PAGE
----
An Arresting Experience at the Vancouver Police Museum
In a creepy kind of way, the Vancouver Police Museum’s morgue and autopsy facilities are intriguing. This was my first visit to a law enforcement museum and being a fan of shows as CSI and Criminal Minds, I’m not sure why it’s taken me so long to visit one.
Built in 1932, the facility originally housed Vancouver’s first Corner’s Court and City Analyst’s Laboratory. It was home to the Coroner’s Courtroom, offices, autopsy facilities and morgue and the facility opened as a museum in 1986.
When I asked if it was haunted, the reply was, “Probably not,” since bodies brought to the facilities were dead which means, any spirits would have exited a body before arriving to the morgue.
Although I didn’t read every display sign, exhibits are engaging. They include Vancouver law enforcement uniforms, homemade and manufactured confiscated weapons, firearms used through the years by Vancouver police, tribute to fallen officers, and chilling profiles of infamous Vancouver crimes.
Through narrative and props, the crime exhibits really drew me into the personal side of the victims and magnitude of the crimes. Not all the items on display were props, some items are from the crime scenes, such as the ax above. You can’t see it in the photo but there is a blond hair hanging off the ax which belonged to the murderer.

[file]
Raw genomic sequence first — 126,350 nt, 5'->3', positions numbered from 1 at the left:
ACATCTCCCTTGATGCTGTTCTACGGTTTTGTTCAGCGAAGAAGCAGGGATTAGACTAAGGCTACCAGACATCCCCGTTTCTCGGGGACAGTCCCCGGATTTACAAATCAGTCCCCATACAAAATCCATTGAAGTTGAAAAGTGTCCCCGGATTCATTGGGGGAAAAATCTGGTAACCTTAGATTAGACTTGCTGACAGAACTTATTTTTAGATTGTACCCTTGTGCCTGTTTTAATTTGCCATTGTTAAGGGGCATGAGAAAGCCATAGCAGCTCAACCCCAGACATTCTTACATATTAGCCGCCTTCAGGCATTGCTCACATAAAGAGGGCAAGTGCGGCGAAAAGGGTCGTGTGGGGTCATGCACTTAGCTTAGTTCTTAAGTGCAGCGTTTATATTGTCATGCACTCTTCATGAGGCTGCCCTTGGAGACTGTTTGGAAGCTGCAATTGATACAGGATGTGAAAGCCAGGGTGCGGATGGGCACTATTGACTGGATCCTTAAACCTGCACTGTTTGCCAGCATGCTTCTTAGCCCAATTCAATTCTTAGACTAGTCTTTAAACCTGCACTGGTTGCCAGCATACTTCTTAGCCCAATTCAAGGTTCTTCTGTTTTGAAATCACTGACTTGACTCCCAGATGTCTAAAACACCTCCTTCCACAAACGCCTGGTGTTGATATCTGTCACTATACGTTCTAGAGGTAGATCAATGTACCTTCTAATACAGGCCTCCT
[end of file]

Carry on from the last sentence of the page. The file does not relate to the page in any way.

A former morgue isn’t a morgue without drawers and an entire wall is just that! I love the signs warning visitors not to open the drawers. These folks definitely have a sense of humor.
Please Do Not Open Morgue Drawers
(Do You Know What Was Used to Be in Here??)
The autopsy room was neato, too, although I had to look away from a wall that had slices of brain and other organs. Were they real? Um, I don’t want to know but they looked pretty real.
I suppose you can say Errol Flynn, the flamboyant actor of the 1940s and 1950s, was the most famous guest of the morgue. While visiting Vancouver on Oct. 14, 1959, he died of a massive heart attack and his body was brought into this facility for the autopsy. According to the Vancouver Police Museum, following the autopsy his body was placed in a pine box marked with “Please Handle Carefully” and transported by train back to Hollywood.
Exploring the Vancouver Police Museum was a pleasant surprise and worth the visit. Although there are some graphic materials, it’s not as bad as what’s on television or video games. As the Vancouver Police Museum touts, visiting is an “arresting experience.”
Vancouver Police Museum
240 E. Cordova Street
Vancouver, B.C., Canada
Open Monday through Saturday, between 9 a.m. and 5 p.m., closed for statutory holidays.
Admission: $7 for adults, $5 for students and seniors, $20 for families (two adults and two youth under 17)
Video coming soon!
Disclosure: As an attendee of Travel Blog Exchange in Vancouver June 10 – 12, 2011, I received complimentary museum admission however, these opinions are my own.